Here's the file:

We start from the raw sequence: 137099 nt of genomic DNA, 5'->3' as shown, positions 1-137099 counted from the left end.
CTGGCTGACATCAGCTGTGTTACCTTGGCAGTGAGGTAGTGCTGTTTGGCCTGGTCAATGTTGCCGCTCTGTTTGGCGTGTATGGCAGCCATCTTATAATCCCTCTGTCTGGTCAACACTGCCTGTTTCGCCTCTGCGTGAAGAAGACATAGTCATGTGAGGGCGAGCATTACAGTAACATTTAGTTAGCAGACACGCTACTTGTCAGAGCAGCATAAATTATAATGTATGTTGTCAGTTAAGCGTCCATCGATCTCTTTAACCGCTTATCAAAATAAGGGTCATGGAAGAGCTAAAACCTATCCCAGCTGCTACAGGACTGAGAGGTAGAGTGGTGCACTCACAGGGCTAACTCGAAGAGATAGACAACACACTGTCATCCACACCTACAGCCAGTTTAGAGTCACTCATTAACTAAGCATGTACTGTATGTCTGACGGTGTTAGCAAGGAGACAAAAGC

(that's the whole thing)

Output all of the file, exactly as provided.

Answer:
We start from the raw sequence: 137099 nt of genomic DNA, 5'->3' as shown, positions 1-137099 counted from the left end.
CTGGCTGACATCAGCTGTGTTACCTTGGCAGTGAGGTAGTGCTGTTTGGCCTGGTCAATGTTGCCGCTCTGTTTGGCGTGTATGGCAGCCATCTTATAATCCCTCTGTCTGGTCAACACTGCCTGTTTCGCCTCTGCGTGAAGAAGACATAGTCATGTGAGGGCGAGCATTACAGTAACATTTAGTTAGCAGACACGCTACTTGTCAGAGCAGCATAAATTATAATGTATGTTGTCAGTTAAGCGTCCATCGATCTCTTTAACCGCTTATCAAAATAAGGGTCATGGAAGAGCTAAAACCTATCCCAGCTGCTACAGGACTGAGAGGTAGAGTGGTGCACTCACAGGGCTAACTCGAAGAGATAGACAACACACTGTCATCCACACCTACAGCCAGTTTAGAGTCACTCATTAACTAAGCATGTACTGTATGTCTGACGGTGTTAGCAAGGAGACAAAAGC